Conserving energy, cutting costs

The 509th Civil Engineer Squadron engineers recently replaced fluorescent lights (bottom left) with light-emitting diode (LED) lights (top right)  at Whiteman Air Force Base, Mo., Oct. 21, 2015. LED lights eliminate light pollution, directing light towards the ground and producing accurate color rendition. The lights also have a ten year life expectancy which reduces cost and manpower. (U.S. Air Force photo by Senior Airman Joel Pfiester/Released)

The 509th Civil Engineer Squadron engineers recently replaced fluorescent lights (bottom left) with light-emitting diode (LED) lights (top right) at Whiteman Air Force Base, Mo., Oct. 21, 2015. LED lights eliminate light pollution, directing light towards the ground and producing accurate color rendition. The lights also have a ten year life expectancy which reduces cost and manpower. (U.S. Air Force photo by Senior Airman Joel Pfiester/Released)

Whiteman Air Force Base, Mo. -- October is National Energy Awareness Month which encourages the practice of energy saving methods such as turning off lights and unplugging appliances.

Energy, an essential resource to Whiteman Air Force Base, Mo., is necessary for Airmen to accomplish daily tasks such as operating aircraft, using medical equipment and performing other daily operations.

The Air Force has an energy plan that is passed on to individual installations to ensure energy-saving methods are applied.

"The plan comes down from Air Force Global Strike Command to us, and we determine the best way to implement it here at Whiteman," said Jack Allen, 509th Civil Engineer Squadron (CES) base energy manager. "We work to see how we can get the biggest bang for our buck."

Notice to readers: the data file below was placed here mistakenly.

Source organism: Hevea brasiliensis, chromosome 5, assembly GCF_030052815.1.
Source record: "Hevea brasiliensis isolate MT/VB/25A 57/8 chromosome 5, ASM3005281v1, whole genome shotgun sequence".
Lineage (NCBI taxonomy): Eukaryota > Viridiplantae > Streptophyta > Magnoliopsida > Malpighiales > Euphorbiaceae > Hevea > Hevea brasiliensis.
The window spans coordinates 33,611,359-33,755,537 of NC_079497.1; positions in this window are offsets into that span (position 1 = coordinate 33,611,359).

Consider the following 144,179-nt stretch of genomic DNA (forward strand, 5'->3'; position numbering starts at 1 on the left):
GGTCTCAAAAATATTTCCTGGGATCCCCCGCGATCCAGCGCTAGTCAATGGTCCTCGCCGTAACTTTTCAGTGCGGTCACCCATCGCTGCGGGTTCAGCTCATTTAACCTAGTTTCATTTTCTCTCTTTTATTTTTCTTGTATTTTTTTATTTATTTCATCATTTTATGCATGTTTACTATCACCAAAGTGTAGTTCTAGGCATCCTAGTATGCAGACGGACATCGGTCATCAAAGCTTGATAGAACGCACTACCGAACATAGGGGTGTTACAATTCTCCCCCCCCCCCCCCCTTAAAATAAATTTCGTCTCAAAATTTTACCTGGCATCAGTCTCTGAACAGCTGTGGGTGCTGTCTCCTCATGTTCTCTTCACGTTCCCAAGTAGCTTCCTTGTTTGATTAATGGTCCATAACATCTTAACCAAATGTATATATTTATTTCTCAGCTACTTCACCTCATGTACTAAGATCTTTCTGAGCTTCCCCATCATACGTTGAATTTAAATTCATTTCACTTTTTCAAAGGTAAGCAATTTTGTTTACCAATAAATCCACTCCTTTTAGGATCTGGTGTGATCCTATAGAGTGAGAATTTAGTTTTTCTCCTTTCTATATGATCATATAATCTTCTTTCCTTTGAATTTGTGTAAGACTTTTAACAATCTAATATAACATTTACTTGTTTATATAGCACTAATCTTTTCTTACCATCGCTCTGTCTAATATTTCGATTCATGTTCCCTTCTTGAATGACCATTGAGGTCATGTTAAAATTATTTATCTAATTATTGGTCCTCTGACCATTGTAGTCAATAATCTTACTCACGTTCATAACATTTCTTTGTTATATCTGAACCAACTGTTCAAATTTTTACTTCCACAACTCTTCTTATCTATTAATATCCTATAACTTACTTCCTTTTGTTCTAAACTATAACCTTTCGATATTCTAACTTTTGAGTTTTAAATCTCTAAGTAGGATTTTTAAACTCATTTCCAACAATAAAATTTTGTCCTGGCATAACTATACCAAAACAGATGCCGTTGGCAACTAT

The 509th CES engineer flight constantly works on various energy-conservation projects around the installation, implementing those energy-savings plans.      

"We've had a lot of projects where we've improved the infrastructure around the base," Allen said. "We updated heating and cooling systems with digital controls, replaced water pumps with high efficiency variable-drive water pumps, and installed insulation in buildings as well as low-flow plumbing fixtures. We've also replaced fluorescent light bulbs and 9,000 fixtures with light-emitting diode (LED) bulbs."

These projects were designed to reduce costs and save energy. For example, the new LED lights use 79% less energy than the old T-12 fluorescent lights, which equates to an annual savings of more than $270,000.

Not only do the LED lights use less energy, they also provide better light quality and eliminate light pollution by directing the light toward the ground.

Likewise, the high efficiency variable-drive pumps use less energy to move water through base drinking-water systems.

With the dedication of the 509 CES members doing their part to further conserve energy, Team Whiteman can direct savings toward other base projects such as renovations and new facilities.